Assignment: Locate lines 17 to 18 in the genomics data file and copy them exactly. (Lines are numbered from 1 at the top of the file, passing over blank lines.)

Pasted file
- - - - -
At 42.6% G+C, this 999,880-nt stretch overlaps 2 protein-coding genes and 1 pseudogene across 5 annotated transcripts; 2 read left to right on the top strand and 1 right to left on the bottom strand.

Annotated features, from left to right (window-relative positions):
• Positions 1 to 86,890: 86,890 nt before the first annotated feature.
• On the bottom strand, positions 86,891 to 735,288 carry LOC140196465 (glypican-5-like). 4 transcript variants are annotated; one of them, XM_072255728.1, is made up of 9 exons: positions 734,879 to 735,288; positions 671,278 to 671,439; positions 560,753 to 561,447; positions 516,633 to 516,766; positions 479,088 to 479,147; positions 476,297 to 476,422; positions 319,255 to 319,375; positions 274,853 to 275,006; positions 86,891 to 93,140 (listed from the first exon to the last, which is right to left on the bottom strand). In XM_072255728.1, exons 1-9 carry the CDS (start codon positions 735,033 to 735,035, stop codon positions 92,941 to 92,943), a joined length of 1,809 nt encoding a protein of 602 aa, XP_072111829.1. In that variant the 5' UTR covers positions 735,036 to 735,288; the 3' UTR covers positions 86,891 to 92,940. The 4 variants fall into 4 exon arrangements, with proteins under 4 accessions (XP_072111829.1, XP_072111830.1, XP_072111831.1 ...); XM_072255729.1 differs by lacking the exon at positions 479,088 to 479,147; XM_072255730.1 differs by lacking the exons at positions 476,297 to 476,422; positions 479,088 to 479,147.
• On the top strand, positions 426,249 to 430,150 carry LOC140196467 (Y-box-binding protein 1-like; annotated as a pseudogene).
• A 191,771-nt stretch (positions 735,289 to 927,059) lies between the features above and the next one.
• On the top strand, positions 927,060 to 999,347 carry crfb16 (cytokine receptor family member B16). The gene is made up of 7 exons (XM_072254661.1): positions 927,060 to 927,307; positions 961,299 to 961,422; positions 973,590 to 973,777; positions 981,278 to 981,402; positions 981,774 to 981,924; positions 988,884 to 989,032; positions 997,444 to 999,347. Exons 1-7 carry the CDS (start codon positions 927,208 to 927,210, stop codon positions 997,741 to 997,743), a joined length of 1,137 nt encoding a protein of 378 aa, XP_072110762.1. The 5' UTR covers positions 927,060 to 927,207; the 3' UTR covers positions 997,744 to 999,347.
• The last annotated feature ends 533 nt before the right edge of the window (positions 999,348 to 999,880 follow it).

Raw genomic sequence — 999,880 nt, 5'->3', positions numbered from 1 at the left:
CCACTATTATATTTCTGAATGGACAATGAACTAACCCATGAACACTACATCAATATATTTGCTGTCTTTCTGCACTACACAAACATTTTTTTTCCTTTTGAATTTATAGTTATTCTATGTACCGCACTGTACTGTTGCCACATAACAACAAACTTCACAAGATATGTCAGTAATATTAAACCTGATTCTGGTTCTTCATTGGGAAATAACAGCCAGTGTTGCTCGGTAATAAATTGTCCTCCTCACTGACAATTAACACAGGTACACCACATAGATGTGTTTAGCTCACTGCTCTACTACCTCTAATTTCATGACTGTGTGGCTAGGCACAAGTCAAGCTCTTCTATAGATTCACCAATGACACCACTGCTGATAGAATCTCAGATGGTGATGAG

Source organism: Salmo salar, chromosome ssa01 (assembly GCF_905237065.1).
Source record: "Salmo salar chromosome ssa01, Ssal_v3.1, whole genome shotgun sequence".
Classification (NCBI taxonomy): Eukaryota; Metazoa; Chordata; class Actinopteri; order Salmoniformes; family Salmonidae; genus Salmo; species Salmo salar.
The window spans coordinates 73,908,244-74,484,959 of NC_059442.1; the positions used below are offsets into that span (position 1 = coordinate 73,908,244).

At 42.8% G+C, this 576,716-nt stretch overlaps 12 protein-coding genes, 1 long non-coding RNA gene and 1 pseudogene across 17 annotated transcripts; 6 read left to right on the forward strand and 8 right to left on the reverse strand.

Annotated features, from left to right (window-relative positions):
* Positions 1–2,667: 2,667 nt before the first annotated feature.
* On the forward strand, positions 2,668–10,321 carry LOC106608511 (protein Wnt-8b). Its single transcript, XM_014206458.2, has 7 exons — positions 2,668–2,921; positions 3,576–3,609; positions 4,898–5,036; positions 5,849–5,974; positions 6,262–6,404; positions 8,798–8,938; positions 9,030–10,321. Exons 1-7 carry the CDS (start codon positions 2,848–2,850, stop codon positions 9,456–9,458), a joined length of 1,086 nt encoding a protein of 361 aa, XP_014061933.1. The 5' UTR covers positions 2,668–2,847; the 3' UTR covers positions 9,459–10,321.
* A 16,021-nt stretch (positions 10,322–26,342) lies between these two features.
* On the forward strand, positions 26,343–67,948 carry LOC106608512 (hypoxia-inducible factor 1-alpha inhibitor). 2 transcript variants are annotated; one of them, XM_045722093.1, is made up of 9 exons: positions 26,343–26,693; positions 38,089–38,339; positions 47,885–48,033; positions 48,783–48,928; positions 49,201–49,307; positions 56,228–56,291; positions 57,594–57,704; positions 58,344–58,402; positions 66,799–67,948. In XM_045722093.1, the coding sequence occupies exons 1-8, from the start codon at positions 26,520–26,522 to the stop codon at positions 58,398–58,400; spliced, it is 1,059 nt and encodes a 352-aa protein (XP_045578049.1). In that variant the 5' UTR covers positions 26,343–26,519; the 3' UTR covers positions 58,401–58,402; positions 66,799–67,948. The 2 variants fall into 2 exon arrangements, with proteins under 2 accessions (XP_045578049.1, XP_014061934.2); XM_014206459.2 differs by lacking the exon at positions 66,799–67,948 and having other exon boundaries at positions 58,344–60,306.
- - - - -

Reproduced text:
* Positions 1–2,667: 2,667 nt before the first annotated feature.
* On the forward strand, positions 2,668–10,321 carry LOC106608511 (protein Wnt-8b). Its single transcript, XM_014206458.2, has 7 exons — positions 2,668–2,921; positions 3,576–3,609; positions 4,898–5,036; positions 5,849–5,974; positions 6,262–6,404; positions 8,798–8,938; positions 9,030–10,321. Exons 1-7 carry the CDS (start codon positions 2,848–2,850, stop codon positions 9,456–9,458), a joined length of 1,086 nt encoding a protein of 361 aa, XP_014061933.1. The 5' UTR covers positions 2,668–2,847; the 3' UTR covers positions 9,459–10,321.